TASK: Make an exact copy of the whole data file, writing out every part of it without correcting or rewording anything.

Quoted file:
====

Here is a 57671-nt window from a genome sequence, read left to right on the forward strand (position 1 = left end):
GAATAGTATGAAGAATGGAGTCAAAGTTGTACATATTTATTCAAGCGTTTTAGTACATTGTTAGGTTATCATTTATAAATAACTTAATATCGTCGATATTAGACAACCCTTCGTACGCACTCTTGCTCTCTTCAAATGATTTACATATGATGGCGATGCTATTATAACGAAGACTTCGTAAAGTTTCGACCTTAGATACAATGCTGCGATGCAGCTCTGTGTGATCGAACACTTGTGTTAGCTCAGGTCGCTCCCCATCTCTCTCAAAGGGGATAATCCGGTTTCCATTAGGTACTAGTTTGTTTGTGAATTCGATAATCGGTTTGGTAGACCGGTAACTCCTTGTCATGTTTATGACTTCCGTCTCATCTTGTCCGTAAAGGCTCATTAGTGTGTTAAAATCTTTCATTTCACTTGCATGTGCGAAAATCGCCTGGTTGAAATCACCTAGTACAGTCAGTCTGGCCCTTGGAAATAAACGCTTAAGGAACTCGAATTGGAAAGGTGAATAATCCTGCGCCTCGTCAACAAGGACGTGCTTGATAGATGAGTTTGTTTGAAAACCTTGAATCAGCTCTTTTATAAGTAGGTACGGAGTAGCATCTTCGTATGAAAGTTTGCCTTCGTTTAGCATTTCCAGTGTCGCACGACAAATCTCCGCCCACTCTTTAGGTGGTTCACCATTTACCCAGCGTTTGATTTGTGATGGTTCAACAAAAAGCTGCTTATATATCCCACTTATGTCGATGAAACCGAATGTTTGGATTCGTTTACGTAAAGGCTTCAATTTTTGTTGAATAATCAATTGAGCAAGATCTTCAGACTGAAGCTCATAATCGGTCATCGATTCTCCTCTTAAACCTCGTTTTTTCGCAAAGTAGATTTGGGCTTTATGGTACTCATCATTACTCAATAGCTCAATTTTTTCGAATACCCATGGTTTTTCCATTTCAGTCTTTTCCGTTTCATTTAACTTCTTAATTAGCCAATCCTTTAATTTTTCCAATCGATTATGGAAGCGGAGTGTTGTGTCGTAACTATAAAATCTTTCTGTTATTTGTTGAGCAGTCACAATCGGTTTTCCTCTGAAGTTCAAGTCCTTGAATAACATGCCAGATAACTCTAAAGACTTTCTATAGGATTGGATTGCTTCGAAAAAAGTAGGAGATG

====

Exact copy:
Here is a 57671-nt window from a genome sequence, read left to right on the forward strand (position 1 = left end):
GAATAGTATGAAGAATGGAGTCAAAGTTGTACATATTTATTCAAGCGTTTTAGTACATTGTTAGGTTATCATTTATAAATAACTTAATATCGTCGATATTAGACAACCCTTCGTACGCACTCTTGCTCTCTTCAAATGATTTACATATGATGGCGATGCTATTATAACGAAGACTTCGTAAAGTTTCGACCTTAGATACAATGCTGCGATGCAGCTCTGTGTGATCGAACACTTGTGTTAGCTCAGGTCGCTCCCCATCTCTCTCAAAGGGGATAATCCGGTTTCCATTAGGTACTAGTTTGTTTGTGAATTCGATAATCGGTTTGGTAGACCGGTAACTCCTTGTCATGTTTATGACTTCCGTCTCATCTTGTCCGTAAAGGCTCATTAGTGTGTTAAAATCTTTCATTTCACTTGCATGTGCGAAAATCGCCTGGTTGAAATCACCTAGTACAGTCAGTCTGGCCCTTGGAAATAAACGCTTAAGGAACTCGAATTGGAAAGGTGAATAATCCTGCGCCTCGTCAACAAGGACGTGCTTGATAGATGAGTTTGTTTGAAAACCTTGAATCAGCTCTTTTATAAGTAGGTACGGAGTAGCATCTTCGTATGAAAGTTTGCCTTCGTTTAGCATTTCCAGTGTCGCACGACAAATCTCCGCCCACTCTTTAGGTGGTTCACCATTTACCCAGCGTTTGATTTGTGATGGTTCAACAAAAAGCTGCTTATATATCCCACTTATGTCGATGAAACCGAATGTTTGGATTCGTTTACGTAAAGGCTTCAATTTTTGTTGAATAATCAATTGAGCAAGATCTTCAGACTGAAGCTCATAATCGGTCATCGATTCTCCTCTTAAACCTCGTTTTTTCGCAAAGTAGATTTGGGCTTTATGGTACTCATCATTACTCAATAGCTCAATTTTTTCGAATACCCATGGTTTTTCCATTTCAGTCTTTTCCGTTTCATTTAACTTCTTAATTAGCCAATCCTTTAATTTTTCCAATCGATTATGGAAGCGGAGTGTTGTGTCGTAACTATAAAATCTTTCTGTTATTTGTTGAGCAGTCACAATCGGTTTTCCTCTGAAGTTCAAGTCCTTGAATAACATGCCAGATAACTCTAAAGACTTTCTATAGGATTGGATTGCTTCGAAAAAAGTAGGAGATG